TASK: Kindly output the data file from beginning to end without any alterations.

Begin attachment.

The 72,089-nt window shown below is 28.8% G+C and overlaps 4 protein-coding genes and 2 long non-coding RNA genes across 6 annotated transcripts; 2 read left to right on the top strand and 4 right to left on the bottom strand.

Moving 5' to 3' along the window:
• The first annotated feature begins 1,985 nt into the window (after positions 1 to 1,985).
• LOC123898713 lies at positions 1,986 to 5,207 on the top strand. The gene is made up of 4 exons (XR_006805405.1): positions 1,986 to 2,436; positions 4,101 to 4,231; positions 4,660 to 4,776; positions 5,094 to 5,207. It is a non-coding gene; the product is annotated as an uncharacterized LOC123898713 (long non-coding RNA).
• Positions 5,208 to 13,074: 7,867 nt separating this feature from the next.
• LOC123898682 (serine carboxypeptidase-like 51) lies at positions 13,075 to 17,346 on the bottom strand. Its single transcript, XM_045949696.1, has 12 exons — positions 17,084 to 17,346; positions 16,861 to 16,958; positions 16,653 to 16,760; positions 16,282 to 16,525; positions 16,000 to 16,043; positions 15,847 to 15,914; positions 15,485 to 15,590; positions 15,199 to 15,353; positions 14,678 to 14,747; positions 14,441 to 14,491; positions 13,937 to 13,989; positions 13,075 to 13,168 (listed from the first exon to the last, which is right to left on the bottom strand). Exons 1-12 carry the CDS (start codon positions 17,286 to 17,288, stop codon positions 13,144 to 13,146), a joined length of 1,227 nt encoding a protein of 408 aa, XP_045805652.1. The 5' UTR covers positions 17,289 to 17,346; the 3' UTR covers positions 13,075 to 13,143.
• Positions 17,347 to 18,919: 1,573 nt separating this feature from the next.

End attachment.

The 72,089-nt window shown below is 28.8% G+C and overlaps 4 protein-coding genes and 2 long non-coding RNA genes across 6 annotated transcripts; 2 read left to right on the top strand and 4 right to left on the bottom strand.

Moving 5' to 3' along the window:
• The first annotated feature begins 1,985 nt into the window (after positions 1 to 1,985).
• LOC123898713 lies at positions 1,986 to 5,207 on the top strand. The gene is made up of 4 exons (XR_006805405.1): positions 1,986 to 2,436; positions 4,101 to 4,231; positions 4,660 to 4,776; positions 5,094 to 5,207. It is a non-coding gene; the product is annotated as an uncharacterized LOC123898713 (long non-coding RNA).
• Positions 5,208 to 13,074: 7,867 nt separating this feature from the next.
• LOC123898682 (serine carboxypeptidase-like 51) lies at positions 13,075 to 17,346 on the bottom strand. Its single transcript, XM_045949696.1, has 12 exons — positions 17,084 to 17,346; positions 16,861 to 16,958; positions 16,653 to 16,760; positions 16,282 to 16,525; positions 16,000 to 16,043; positions 15,847 to 15,914; positions 15,485 to 15,590; positions 15,199 to 15,353; positions 14,678 to 14,747; positions 14,441 to 14,491; positions 13,937 to 13,989; positions 13,075 to 13,168 (listed from the first exon to the last, which is right to left on the bottom strand). Exons 1-12 carry the CDS (start codon positions 17,286 to 17,288, stop codon positions 13,144 to 13,146), a joined length of 1,227 nt encoding a protein of 408 aa, XP_045805652.1. The 5' UTR covers positions 17,289 to 17,346; the 3' UTR covers positions 13,075 to 13,143.
• Positions 17,347 to 18,919: 1,573 nt separating this feature from the next.